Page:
PGN is a highly complex structural component and an important derivative of both Gram-positive and Gram-negative bacterial cell wall, and is the target of the innate immune system [10]. It is composed of alternating β-(1–4)-linked N-acetyl-glucosamine and N-acetyl-muramic acid residues cross-linked by peptide bridges [11]. It is recognized by various families of PRRs, including TLRs, nucleotide-binding oligomerization domain-containing proteins (NLRs), and peptidoglycan recognition proteins (PGRPs) [12]. In monocytes and macrophages, PGN binds to extracellular domain of TLR2 and activates signaling to induce inflammatory cytokines [1315]. Structurally, PGN of most Gram-positive bacteria contains lysine at third position, and in Gram-negative and most rod-shaped Gram-positive bacteria lysine is replaced by DAP [16]. Nascent PGN of bacterial cell wall is poorly recognized by TLR2. However, after its autolysin the remodeled PGN binds TLR2 with high affinity [16]. LTA is an amphiphilic, negatively charged glycolipid [17] component of Gram-positive bacteria cell wall. TLR2 binds LTA and activates signaling cascade to induce TNF-α, IL-6, and IL-8 gene expression [1820]. Zymosan is the cell wall derivative of Saccharomyces cerevisiae. It comprised mainly polysaccharides, of which β-glucan and mannan are the major constituents. It was widely used as a model to study fungus-mediated inflammation, phagocytosis, and the production of inflammatory cytokines and chemokines [21, 22]. TLR2 recognizes it directly or in coaction with CD14 and TLR6 [23, 24] to induce TNF-α gene expression [25]. TLR2 is the major pathway of proinflammatory signaling by zymosan interaction and is needed for the development of specific immune responses against pathogens [26].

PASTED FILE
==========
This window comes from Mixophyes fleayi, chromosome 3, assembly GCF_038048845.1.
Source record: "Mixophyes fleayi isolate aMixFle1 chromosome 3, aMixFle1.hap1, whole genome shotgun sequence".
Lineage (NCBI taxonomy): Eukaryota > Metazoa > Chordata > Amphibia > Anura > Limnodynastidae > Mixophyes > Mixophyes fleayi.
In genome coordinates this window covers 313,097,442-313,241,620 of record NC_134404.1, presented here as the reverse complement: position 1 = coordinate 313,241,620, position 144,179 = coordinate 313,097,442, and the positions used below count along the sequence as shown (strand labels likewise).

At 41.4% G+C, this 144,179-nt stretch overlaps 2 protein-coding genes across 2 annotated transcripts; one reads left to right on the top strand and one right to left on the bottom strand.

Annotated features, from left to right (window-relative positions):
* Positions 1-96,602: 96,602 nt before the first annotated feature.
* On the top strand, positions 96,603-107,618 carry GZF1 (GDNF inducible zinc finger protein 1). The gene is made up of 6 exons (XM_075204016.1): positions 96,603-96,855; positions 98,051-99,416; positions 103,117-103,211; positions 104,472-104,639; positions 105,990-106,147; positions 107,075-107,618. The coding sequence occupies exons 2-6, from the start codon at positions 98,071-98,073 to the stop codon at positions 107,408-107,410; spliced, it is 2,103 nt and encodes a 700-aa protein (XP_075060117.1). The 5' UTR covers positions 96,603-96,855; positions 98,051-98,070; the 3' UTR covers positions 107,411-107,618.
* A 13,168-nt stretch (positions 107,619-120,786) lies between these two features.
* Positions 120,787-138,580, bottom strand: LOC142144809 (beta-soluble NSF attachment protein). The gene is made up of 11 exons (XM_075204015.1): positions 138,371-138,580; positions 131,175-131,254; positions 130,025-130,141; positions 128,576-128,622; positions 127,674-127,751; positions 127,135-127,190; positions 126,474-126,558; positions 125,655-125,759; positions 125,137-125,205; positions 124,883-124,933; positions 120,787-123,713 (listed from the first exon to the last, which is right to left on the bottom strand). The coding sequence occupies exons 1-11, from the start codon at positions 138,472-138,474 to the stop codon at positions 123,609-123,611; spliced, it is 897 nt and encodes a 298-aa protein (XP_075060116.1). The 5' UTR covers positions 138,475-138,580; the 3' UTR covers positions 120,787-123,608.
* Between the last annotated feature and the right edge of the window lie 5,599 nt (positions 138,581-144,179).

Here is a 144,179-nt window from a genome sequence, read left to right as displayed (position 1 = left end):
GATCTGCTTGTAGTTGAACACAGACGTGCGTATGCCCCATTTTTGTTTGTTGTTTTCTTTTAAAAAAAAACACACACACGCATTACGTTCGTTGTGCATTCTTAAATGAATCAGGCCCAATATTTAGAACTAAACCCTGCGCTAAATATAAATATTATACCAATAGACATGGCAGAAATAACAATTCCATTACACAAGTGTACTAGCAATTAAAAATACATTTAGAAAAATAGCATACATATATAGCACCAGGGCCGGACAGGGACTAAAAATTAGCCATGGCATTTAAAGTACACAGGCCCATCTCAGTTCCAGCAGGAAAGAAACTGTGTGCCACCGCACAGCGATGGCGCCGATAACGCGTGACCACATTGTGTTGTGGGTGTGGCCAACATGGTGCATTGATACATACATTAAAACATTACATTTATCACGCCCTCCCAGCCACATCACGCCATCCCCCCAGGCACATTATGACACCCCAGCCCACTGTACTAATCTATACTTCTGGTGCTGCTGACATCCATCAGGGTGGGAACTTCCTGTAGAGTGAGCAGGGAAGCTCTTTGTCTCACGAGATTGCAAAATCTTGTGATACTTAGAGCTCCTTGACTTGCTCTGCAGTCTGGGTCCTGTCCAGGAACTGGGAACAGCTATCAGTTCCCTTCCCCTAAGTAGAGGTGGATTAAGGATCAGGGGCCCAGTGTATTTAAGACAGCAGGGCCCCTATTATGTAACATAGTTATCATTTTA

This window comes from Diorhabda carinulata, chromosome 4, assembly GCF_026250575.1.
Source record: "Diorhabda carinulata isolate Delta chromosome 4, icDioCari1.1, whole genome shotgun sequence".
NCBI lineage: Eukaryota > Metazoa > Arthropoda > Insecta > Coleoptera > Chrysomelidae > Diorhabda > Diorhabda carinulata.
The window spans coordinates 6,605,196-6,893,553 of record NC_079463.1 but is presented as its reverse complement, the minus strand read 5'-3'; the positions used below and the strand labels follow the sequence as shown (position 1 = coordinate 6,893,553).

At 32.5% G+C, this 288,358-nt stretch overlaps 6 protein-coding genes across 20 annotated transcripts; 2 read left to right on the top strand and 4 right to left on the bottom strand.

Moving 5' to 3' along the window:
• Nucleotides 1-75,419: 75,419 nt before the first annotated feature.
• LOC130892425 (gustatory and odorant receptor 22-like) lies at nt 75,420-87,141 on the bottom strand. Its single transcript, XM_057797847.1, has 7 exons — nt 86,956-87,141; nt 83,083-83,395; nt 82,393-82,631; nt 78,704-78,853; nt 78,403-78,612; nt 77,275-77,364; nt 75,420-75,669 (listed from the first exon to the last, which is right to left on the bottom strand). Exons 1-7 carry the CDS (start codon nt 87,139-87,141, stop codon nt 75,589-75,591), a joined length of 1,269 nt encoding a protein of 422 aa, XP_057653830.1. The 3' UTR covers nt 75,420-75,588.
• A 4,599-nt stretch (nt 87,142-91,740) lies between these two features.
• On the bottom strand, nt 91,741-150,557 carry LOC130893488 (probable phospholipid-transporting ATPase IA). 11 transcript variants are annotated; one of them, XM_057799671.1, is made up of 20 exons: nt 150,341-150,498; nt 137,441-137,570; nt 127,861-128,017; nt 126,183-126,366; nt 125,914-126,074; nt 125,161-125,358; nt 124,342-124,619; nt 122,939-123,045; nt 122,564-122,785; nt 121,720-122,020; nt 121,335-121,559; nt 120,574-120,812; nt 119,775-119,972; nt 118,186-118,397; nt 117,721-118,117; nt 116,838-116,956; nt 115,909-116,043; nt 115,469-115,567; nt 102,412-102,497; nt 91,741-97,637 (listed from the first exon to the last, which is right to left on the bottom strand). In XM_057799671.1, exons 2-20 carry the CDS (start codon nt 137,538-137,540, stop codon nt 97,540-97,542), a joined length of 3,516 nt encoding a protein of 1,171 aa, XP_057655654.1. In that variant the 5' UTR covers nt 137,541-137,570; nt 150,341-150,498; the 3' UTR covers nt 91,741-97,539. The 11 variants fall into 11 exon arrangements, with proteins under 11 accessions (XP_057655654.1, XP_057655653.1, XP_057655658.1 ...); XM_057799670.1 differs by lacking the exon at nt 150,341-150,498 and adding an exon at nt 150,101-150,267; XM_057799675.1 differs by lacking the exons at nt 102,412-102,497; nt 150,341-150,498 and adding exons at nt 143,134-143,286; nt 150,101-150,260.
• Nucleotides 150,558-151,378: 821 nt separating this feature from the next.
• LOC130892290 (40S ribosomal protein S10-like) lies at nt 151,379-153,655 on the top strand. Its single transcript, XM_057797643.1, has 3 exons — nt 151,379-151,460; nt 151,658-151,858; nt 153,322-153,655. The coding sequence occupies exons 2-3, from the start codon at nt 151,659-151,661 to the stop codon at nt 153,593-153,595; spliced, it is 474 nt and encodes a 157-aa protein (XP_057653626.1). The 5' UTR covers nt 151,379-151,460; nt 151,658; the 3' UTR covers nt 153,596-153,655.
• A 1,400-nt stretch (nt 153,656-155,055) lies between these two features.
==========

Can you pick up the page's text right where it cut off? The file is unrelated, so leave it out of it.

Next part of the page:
Various studies on TLR2 have also been reported in zebrafish [27, 28], Japanese flounder [29], puffer fish [30], channel catfish [31], and in orange-spotted grouper [32, 33]. In European common carp, inductive over expression of TLR2 in macrophages was observed in response to PGN and LTA [34]. In the Indian major carps, modulation of TLR2 expression was reported in PGN, zymosan, and LTA treatment [35, 36].

India is the major supplier of fish in the world and ranks 3rd in freshwater fish production (FAO). Among various freshwater fishes, rohu (Labeo rohita) is the most commercially important and highly favored fish in the Indian subcontinent. TLR2 was characterized in rohu and the ligands that stimulate TLR2 signaling were also reported [35]. However, no studies have reported yet describing the structural characteristics of TLR2 in rohu and their key domains that binds to the specific ligands to stimulate cytokine expression. Furthermore, the key amino acids in the TLR2-TIR domains that interact with adapter molecule MyD88 to induce down-stream signaling were still unclear across the species.

To elucidate the structural scaffold in rohu TLR2, we report the 3D-model of extracellular domain of rohu TLR2 along with its key domains that are predicted to be involved in recognizing PGN, LTA and zymosan, and the critical region of interaction between TIR domains of TLR2 and MyD88. This is the first report across the fish species.

2. Materials and Methods

2.1. Domain Identification